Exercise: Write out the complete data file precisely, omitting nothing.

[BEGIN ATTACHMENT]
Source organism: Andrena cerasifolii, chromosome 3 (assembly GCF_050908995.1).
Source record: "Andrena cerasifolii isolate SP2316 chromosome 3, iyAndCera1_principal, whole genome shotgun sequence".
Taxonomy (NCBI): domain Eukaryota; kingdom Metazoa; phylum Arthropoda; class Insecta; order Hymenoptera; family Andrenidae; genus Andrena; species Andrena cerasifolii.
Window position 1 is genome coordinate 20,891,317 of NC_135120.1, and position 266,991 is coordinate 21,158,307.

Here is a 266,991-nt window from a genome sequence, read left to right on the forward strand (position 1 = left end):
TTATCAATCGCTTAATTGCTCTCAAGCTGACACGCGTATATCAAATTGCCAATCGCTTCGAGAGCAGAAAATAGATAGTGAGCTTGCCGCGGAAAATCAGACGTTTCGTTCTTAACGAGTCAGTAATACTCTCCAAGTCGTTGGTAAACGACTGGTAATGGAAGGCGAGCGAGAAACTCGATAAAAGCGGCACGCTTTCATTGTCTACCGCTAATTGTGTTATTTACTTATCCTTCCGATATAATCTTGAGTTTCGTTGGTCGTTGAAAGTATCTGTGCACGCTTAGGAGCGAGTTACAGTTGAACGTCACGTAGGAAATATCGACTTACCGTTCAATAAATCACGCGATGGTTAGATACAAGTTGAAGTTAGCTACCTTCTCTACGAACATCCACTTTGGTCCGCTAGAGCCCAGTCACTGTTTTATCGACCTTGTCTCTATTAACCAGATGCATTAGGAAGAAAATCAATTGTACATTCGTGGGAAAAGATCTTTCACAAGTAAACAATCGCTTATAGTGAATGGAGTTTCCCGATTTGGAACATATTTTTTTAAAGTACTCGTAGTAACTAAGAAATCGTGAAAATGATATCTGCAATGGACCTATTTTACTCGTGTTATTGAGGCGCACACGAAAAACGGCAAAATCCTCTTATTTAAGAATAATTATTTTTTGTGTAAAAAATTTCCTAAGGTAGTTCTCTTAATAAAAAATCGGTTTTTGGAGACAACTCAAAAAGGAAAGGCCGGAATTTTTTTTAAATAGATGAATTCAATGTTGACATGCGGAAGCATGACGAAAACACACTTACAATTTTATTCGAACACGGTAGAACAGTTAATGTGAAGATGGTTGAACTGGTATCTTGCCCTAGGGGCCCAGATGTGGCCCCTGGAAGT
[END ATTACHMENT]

Source organism: Andrena cerasifolii, chromosome 3 (assembly GCF_050908995.1).
Source record: "Andrena cerasifolii isolate SP2316 chromosome 3, iyAndCera1_principal, whole genome shotgun sequence".
Taxonomy (NCBI): domain Eukaryota; kingdom Metazoa; phylum Arthropoda; class Insecta; order Hymenoptera; family Andrenidae; genus Andrena; species Andrena cerasifolii.
Window position 1 is genome coordinate 20,891,317 of NC_135120.1, and position 266,991 is coordinate 21,158,307.

Here is a 266,991-nt window from a genome sequence, read left to right on the forward strand (position 1 = left end):
TTATCAATCGCTTAATTGCTCTCAAGCTGACACGCGTATATCAAATTGCCAATCGCTTCGAGAGCAGAAAATAGATAGTGAGCTTGCCGCGGAAAATCAGACGTTTCGTTCTTAACGAGTCAGTAATACTCTCCAAGTCGTTGGTAAACGACTGGTAATGGAAGGCGAGCGAGAAACTCGATAAAAGCGGCACGCTTTCATTGTCTACCGCTAATTGTGTTATTTACTTATCCTTCCGATATAATCTTGAGTTTCGTTGGTCGTTGAAAGTATCTGTGCACGCTTAGGAGCGAGTTACAGTTGAACGTCACGTAGGAAATATCGACTTACCGTTCAATAAATCACGCGATGGTTAGATACAAGTTGAAGTTAGCTACCTTCTCTACGAACATCCACTTTGGTCCGCTAGAGCCCAGTCACTGTTTTATCGACCTTGTCTCTATTAACCAGATGCATTAGGAAGAAAATCAATTGTACATTCGTGGGAAAAGATCTTTCACAAGTAAACAATCGCTTATAGTGAATGGAGTTTCCCGATTTGGAACATATTTTTTTAAAGTACTCGTAGTAACTAAGAAATCGTGAAAATGATATCTGCAATGGACCTATTTTACTCGTGTTATTGAGGCGCACACGAAAAACGGCAAAATCCTCTTATTTAAGAATAATTATTTTTTGTGTAAAAAATTTCCTAAGGTAGTTCTCTTAATAAAAAATCGGTTTTTGGAGACAACTCAAAAAGGAAAGGCCGGAATTTTTTTTAAATAGATGAATTCAATGTTGACATGCGGAAGCATGACGAAAACACACTTACAATTTTATTCGAACACGGTAGAACAGTTAATGTGAAGATGGTTGAACTGGTATCTTGCCCTAGGGGCCCAGATGTGGCCCCTGGAAGT